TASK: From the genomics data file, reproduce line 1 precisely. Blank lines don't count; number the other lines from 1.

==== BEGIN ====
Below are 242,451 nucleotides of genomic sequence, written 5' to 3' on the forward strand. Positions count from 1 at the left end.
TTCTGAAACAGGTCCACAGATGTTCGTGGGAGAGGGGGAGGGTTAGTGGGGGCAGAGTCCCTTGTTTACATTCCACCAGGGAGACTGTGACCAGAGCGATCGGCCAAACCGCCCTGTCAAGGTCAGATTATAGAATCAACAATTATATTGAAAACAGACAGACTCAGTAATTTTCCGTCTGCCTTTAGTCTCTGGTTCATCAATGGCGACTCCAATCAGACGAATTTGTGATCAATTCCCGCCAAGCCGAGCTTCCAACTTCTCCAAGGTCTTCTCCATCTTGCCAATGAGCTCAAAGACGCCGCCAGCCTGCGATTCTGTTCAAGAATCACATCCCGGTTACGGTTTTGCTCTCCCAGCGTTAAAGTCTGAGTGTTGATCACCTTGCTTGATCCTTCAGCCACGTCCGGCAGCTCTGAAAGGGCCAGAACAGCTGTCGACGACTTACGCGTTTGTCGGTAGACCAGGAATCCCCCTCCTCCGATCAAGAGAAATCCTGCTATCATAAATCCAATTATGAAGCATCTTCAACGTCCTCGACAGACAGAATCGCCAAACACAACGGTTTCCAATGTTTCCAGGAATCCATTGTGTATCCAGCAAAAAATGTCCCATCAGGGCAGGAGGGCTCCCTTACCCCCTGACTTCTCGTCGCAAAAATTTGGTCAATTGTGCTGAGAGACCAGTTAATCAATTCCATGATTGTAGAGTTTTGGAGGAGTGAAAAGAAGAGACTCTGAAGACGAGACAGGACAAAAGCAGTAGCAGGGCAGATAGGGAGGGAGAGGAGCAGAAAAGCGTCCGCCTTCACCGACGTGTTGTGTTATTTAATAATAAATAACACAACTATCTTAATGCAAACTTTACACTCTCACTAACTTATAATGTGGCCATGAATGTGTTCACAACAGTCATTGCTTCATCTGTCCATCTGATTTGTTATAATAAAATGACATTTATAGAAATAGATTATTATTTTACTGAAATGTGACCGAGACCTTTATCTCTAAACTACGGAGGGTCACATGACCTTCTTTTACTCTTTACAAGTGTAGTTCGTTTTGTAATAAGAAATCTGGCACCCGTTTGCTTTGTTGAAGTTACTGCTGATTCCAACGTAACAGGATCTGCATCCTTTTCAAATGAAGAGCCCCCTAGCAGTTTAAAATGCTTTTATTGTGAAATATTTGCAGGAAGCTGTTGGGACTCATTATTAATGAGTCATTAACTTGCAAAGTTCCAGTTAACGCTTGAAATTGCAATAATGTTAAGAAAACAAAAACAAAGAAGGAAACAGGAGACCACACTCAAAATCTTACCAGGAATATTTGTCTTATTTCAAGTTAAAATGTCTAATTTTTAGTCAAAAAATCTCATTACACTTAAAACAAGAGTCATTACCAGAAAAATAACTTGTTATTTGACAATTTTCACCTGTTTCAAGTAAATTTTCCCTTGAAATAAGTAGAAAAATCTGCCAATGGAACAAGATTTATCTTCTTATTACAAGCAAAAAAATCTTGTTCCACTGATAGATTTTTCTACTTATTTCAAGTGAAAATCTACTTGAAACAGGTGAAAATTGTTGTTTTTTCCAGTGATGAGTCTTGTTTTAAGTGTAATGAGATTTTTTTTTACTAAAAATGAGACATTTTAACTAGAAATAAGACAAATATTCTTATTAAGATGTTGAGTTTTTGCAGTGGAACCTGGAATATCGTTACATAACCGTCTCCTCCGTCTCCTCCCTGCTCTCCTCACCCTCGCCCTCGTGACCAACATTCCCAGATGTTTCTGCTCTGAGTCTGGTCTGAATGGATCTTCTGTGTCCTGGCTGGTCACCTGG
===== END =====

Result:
Below are 242,451 nucleotides of genomic sequence, written 5' to 3' on the forward strand. Positions count from 1 at the left end.